I chose not to pursue service in the Guard or Reserves when I left active duty. However, that is an option we will explore later in this guide.

That said, I later joined the Air National Guard after an 8.5-year break in service. This is not the way most people transition into the Guard or Reserves. But it can be an option, and it has worked out well for me.

There is no right or wrong time to separate from the military – only what is right for your specific situation.

How to Plan Your Exit, Even When You Don’t Know When it Will Be: I recorded this episode of our podcast with military veteran, Mark Deal. In it, we discussed how we crafted our military experiences from day one to give us career options both in or out of the military. This is a great resource for those of you who are still young in your career, or who aren’t sure where the next fork in the road will take them.

Let’s take a deeper look into military service and when it might be a good time for you to separate from the military and try your hand at different career opportunities.

Deciding to Separate from the Military – When is the Right Time?

Sometimes you just know. That’s how it was for both my wife and me. I have numerous friends I served with who served one tour, and while they had a great experience, they knew the military wasn’t a long-term career option for them.

On the other side, I know many military retirees, my brother included, who served long and distinguished careers.

There is no right or wrong answer, only what is right for you.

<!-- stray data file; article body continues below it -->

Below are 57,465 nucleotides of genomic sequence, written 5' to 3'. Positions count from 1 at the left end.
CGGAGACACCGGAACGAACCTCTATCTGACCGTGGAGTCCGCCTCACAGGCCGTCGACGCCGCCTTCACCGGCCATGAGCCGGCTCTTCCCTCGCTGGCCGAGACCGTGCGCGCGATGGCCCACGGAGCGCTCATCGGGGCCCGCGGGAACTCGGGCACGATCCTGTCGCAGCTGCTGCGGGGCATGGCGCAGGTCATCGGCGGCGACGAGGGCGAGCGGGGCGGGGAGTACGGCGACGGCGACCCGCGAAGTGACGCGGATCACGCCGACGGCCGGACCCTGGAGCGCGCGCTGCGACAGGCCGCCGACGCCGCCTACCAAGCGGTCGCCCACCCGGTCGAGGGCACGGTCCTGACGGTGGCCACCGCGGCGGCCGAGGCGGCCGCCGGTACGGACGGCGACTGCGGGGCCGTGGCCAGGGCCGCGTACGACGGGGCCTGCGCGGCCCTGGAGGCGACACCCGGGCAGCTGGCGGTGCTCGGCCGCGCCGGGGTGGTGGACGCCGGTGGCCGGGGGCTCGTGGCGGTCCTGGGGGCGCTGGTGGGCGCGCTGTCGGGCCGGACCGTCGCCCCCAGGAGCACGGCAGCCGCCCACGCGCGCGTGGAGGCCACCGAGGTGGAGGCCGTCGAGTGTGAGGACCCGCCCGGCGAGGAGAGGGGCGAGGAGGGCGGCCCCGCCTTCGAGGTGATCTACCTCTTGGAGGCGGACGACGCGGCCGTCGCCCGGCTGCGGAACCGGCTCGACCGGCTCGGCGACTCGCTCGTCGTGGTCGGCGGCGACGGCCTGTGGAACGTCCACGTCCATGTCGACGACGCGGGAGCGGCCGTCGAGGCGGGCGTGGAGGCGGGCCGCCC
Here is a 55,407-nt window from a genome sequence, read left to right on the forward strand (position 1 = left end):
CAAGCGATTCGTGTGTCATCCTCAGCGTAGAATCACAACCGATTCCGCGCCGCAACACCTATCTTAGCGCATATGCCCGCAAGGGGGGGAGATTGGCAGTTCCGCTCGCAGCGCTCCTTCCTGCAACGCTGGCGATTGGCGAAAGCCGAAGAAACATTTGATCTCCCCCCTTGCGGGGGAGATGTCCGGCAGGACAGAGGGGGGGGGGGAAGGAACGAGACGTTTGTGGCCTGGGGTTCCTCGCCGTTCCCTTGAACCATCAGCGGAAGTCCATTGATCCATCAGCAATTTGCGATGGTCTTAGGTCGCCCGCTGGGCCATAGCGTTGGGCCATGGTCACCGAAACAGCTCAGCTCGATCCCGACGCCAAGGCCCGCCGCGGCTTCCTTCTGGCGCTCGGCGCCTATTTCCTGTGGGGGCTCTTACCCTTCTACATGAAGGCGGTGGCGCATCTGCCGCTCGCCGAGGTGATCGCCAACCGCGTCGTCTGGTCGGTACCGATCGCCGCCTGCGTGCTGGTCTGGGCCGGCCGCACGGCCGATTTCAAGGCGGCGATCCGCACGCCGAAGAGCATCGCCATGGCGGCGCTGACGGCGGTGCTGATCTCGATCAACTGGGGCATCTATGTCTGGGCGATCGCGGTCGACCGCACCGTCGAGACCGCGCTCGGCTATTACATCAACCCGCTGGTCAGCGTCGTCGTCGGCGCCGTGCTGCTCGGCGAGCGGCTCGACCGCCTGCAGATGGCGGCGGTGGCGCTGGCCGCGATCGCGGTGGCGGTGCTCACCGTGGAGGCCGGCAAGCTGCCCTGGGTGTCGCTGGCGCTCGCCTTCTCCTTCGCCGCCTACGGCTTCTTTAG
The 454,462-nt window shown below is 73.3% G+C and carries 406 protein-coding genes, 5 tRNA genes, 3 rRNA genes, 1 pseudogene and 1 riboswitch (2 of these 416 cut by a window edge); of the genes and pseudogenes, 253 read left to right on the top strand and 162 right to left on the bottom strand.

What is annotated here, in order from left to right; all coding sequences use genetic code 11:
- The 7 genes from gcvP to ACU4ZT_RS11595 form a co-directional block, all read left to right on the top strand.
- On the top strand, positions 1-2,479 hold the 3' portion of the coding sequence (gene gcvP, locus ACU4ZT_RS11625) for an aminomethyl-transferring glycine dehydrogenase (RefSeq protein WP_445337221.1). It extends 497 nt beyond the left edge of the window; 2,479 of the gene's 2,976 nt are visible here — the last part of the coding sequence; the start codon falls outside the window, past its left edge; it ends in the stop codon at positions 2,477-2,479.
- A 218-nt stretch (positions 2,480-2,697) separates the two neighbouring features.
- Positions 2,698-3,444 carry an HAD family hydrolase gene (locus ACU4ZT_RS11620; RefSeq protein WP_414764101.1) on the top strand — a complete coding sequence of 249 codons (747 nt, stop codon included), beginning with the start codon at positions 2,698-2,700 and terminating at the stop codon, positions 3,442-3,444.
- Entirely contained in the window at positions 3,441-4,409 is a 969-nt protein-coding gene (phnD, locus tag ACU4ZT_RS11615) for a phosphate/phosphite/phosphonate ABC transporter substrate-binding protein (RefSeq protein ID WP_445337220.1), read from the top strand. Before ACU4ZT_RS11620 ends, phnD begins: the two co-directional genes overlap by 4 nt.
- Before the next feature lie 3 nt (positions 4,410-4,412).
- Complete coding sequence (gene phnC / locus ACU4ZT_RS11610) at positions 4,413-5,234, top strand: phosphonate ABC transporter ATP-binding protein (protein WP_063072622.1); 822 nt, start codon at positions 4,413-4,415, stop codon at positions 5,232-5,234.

I’ll quote my friend and mentor, Doug Nordman, author of The Military Guide to Financial Independence and Retirement and founder of The Military Guide, who often says,

“Stay on active duty as long as you feel challenged and fulfilled.”

Doug retired after 20 years on active duty and has been fortunate enough to build a lifestyle (in Hawaii no less!) where he never has to work again. However, if he had to do it again, Doug would have left active duty and all the stress that came with it for the opportunity of serving in the Reserves and the better quality of life that it would have offered.

Doug writes,

“I should’ve left active duty for the Reserves at the 12-year point (when we started a family and my career priorities changed). The money would’ve worked out about the same, and we would’ve reached financial independence within a year or two of when we did, but our quality of life would’ve been way better.”

If you’re on the fence about staying in or getting out, I recommend reading Doug’s essay, Don’t Gut It Out To 20: Leave Active Duty For The Reserves Or National Guard.